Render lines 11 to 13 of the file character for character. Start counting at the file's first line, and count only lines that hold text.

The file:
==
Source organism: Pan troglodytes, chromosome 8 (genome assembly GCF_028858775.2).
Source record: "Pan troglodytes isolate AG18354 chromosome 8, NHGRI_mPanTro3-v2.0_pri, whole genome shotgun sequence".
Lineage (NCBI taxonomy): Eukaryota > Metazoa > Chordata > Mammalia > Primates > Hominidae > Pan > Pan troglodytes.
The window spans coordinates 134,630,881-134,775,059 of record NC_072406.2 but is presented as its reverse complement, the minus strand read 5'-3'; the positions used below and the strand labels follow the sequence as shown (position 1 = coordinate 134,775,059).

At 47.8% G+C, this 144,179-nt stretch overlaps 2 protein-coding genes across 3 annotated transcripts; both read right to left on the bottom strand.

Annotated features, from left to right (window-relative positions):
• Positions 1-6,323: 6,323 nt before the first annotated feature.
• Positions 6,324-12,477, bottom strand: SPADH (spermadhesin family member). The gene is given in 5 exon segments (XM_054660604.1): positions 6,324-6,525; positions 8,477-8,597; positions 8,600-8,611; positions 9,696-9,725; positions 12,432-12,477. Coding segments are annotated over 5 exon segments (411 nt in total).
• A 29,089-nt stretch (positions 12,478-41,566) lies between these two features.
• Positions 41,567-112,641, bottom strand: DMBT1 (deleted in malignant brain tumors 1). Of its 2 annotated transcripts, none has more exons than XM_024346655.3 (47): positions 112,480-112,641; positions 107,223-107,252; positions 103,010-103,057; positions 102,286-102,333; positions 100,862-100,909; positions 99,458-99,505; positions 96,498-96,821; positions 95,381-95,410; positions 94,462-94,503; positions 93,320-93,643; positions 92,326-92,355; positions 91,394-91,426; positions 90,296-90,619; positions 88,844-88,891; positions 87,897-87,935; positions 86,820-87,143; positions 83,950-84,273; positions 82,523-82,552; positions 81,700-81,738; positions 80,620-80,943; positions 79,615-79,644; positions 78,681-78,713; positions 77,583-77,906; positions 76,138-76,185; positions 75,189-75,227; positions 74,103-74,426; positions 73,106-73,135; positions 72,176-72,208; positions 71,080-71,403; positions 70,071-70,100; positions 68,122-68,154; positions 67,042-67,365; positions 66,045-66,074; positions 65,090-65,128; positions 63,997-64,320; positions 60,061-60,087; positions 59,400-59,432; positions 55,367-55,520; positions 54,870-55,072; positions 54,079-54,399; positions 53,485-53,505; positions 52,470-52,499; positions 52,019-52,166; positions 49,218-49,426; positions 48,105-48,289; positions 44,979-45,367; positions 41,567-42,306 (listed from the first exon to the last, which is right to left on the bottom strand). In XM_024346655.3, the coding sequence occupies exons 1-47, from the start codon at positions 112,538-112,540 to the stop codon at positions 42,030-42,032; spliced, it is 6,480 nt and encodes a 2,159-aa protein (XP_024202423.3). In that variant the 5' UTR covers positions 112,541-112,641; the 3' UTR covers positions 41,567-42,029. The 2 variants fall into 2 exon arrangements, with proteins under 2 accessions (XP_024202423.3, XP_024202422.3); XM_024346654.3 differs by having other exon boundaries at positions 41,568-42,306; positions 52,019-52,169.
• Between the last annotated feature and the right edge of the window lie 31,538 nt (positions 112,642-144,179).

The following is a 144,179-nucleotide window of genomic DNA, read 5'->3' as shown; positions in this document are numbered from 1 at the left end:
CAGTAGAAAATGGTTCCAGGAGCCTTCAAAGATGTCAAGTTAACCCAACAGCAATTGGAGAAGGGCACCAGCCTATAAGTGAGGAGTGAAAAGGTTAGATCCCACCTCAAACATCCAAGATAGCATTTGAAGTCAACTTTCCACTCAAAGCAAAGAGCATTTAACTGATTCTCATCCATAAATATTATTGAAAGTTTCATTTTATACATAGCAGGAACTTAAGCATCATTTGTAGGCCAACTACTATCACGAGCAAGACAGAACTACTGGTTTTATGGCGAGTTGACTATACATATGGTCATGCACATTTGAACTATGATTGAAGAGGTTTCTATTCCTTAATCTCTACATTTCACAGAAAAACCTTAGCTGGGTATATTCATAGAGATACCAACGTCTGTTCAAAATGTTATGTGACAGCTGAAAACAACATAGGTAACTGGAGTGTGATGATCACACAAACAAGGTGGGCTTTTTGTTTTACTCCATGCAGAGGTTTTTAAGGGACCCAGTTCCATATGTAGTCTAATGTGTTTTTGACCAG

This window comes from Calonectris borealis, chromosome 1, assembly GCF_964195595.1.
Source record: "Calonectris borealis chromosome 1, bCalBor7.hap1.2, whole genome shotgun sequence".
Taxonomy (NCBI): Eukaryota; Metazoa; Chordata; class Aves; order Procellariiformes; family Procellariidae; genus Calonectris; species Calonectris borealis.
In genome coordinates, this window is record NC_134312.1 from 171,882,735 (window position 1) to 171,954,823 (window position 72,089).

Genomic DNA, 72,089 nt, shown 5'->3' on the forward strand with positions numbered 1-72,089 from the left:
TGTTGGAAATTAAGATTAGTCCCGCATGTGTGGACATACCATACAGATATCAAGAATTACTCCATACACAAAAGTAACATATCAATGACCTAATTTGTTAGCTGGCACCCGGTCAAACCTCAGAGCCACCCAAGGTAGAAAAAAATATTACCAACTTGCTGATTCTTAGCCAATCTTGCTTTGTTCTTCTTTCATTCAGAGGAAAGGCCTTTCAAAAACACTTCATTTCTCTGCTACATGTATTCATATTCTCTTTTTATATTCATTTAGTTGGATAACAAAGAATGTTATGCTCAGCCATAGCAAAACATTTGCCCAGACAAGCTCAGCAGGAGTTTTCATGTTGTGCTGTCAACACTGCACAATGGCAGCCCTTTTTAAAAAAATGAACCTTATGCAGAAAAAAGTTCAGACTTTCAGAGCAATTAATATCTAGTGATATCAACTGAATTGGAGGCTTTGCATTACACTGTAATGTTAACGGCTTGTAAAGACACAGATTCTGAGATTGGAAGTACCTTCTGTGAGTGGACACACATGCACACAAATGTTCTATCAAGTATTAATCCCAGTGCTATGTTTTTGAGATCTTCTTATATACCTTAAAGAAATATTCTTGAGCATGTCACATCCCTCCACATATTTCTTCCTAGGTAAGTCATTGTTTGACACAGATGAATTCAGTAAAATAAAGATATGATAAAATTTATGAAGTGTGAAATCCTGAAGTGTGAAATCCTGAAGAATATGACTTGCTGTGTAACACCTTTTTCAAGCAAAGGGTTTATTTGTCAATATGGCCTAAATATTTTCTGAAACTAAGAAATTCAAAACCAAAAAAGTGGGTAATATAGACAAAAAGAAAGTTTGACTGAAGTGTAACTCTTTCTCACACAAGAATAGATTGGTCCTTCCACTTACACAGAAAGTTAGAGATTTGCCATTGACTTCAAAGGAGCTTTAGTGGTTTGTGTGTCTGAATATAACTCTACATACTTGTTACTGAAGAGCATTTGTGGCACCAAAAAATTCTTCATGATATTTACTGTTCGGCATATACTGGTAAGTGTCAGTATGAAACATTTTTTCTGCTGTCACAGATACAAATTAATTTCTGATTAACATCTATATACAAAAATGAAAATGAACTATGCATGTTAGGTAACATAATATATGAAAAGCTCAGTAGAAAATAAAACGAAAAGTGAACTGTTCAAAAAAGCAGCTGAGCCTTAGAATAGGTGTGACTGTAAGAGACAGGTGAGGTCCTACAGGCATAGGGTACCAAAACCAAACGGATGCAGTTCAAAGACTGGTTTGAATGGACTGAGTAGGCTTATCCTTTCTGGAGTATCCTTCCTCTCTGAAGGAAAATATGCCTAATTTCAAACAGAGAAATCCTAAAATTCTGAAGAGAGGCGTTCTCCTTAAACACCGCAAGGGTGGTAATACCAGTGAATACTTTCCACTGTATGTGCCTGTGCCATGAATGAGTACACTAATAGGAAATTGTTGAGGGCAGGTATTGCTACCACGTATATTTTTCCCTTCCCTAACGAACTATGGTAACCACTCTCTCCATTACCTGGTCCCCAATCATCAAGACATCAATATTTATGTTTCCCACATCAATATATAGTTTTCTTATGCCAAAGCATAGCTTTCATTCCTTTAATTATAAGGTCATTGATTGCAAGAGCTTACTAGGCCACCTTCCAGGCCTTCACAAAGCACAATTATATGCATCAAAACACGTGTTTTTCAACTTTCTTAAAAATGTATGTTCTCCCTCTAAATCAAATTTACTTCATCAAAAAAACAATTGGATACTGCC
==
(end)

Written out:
• Between the last annotated feature and the right edge of the window lie 31,538 nt (positions 112,642-144,179).

The following is a 144,179-nucleotide window of genomic DNA, read 5'->3' as shown; positions in this document are numbered from 1 at the left end:
CAGTAGAAAATGGTTCCAGGAGCCTTCAAAGATGTCAAGTTAACCCAACAGCAATTGGAGAAGGGCACCAGCCTATAAGTGAGGAGTGAAAAGGTTAGATCCCACCTCAAACATCCAAGATAGCATTTGAAGTCAACTTTCCACTCAAAGCAAAGAGCATTTAACTGATTCTCATCCATAAATATTATTGAAAGTTTCATTTTATACATAGCAGGAACTTAAGCATCATTTGTAGGCCAACTACTATCACGAGCAAGACAGAACTACTGGTTTTATGGCGAGTTGACTATACATATGGTCATGCACATTTGAACTATGATTGAAGAGGTTTCTATTCCTTAATCTCTACATTTCACAGAAAAACCTTAGCTGGGTATATTCATAGAGATACCAACGTCTGTTCAAAATGTTATGTGACAGCTGAAAACAACATAGGTAACTGGAGTGTGATGATCACACAAACAAGGTGGGCTTTTTGTTTTACTCCATGCAGAGGTTTTTAAGGGACCCAGTTCCATATGTAGTCTAATGTGTTTTTGACCAG